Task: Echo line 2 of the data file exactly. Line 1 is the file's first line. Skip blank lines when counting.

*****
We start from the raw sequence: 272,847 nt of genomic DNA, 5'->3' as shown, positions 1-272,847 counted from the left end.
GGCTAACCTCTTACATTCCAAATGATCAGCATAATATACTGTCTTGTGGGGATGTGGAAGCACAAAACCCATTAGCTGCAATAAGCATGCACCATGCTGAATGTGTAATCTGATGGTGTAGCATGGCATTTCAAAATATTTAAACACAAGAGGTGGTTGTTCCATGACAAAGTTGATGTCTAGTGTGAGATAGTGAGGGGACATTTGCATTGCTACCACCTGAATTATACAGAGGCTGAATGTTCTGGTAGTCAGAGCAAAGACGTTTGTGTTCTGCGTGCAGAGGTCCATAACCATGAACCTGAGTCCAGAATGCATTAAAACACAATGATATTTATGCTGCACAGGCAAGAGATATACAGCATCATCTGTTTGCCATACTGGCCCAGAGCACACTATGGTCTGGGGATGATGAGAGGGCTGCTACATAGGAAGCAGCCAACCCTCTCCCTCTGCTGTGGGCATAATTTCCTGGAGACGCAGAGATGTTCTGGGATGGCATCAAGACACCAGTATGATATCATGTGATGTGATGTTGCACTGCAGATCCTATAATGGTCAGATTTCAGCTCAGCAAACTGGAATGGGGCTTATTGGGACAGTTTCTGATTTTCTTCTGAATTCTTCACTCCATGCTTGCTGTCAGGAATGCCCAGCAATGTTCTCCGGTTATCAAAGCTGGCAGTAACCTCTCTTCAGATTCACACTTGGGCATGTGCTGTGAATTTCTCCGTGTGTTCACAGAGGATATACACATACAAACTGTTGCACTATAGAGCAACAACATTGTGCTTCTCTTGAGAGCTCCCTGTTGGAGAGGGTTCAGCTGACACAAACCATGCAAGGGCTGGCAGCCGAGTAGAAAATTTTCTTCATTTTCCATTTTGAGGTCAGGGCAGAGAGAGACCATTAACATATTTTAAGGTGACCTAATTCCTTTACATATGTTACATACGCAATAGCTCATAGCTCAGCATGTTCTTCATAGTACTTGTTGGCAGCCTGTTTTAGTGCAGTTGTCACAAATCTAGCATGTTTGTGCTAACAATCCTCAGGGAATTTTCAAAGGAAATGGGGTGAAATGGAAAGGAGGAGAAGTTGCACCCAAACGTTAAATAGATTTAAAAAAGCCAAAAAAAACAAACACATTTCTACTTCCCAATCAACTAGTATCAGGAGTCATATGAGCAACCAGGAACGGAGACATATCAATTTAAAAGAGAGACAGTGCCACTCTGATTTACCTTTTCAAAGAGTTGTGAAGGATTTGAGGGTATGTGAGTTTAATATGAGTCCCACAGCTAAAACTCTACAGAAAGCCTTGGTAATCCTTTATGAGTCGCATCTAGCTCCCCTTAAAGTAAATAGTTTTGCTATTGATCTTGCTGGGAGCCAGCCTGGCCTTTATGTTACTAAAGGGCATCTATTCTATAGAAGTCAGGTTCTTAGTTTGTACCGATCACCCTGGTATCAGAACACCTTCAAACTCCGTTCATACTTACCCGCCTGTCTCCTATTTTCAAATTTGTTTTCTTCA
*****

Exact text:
GGCTAACCTCTTACATTCCAAATGATCAGCATAATATACTGTCTTGTGGGGATGTGGAAGCACAAAACCCATTAGCTGCAATAAGCATGCACCATGCTGAATGTGTAATCTGATGGTGTAGCATGGCATTTCAAAATATTTAAACACAAGAGGTGGTTGTTCCATGACAAAGTTGATGTCTAGTGTGAGATAGTGAGGGGACATTTGCATTGCTACCACCTGAATTATACAGAGGCTGAATGTTCTGGTAGTCAGAGCAAAGACGTTTGTGTTCTGCGTGCAGAGGTCCATAACCATGAACCTGAGTCCAGAATGCATTAAAACACAATGATATTTATGCTGCACAGGCAAGAGATATACAGCATCATCTGTTTGCCATACTGGCCCAGAGCACACTATGGTCTGGGGATGATGAGAGGGCTGCTACATAGGAAGCAGCCAACCCTCTCCCTCTGCTGTGGGCATAATTTCCTGGAGACGCAGAGATGTTCTGGGATGGCATCAAGACACCAGTATGATATCATGTGATGTGATGTTGCACTGCAGATCCTATAATGGTCAGATTTCAGCTCAGCAAACTGGAATGGGGCTTATTGGGACAGTTTCTGATTTTCTTCTGAATTCTTCACTCCATGCTTGCTGTCAGGAATGCCCAGCAATGTTCTCCGGTTATCAAAGCTGGCAGTAACCTCTCTTCAGATTCACACTTGGGCATGTGCTGTGAATTTCTCCGTGTGTTCACAGAGGATATACACATACAAACTGTTGCACTATAGAGCAACAACATTGTGCTTCTCTTGAGAGCTCCCTGTTGGAGAGGGTTCAGCTGACACAAACCATGCAAGGGCTGGCAGCCGAGTAGAAAATTTTCTTCATTTTCCATTTTGAGGTCAGGGCAGAGAGAGACCATTAACATATTTTAAGGTGACCTAATTCCTTTACATATGTTACATACGCAATAGCTCATAGCTCAGCATGTTCTTCATAGTACTTGTTGGCAGCCTGTTTTAGTGCAGTTGTCACAAATCTAGCATGTTTGTGCTAACAATCCTCAGGGAATTTTCAAAGGAAATGGGGTGAAATGGAAAGGAGGAGAAGTTGCACCCAAACGTTAAATAGATTTAAAAAAGCCAAAAAAAACAAACACATTTCTACTTCCCAATCAACTAGTATCAGGAGTCATATGAGCAACCAGGAACGGAGACATATCAATTTAAAAGAGAGACAGTGCCACTCTGATTTACCTTTTCAAAGAGTTGTGAAGGATTTGAGGGTATGTGAGTTTAATATGAGTCCCACAGCTAAAACTCTACAGAAAGCCTTGGTAATCCTTTATGAGTCGCATCTAGCTCCCCTTAAAGTAAATAGTTTTGCTATTGATCTTGCTGGGAGCCAGCCTGGCCTTTATGTTACTAAAGGGCATCTATTCTATAGAAGTCAGGTTCTTAGTTTGTACCGATCACCCTGGTATCAGAACACCTTCAAACTCCGTTCATACTTACCCGCCTGTCTCCTATTTTCAAATTTGTTTTCTTCA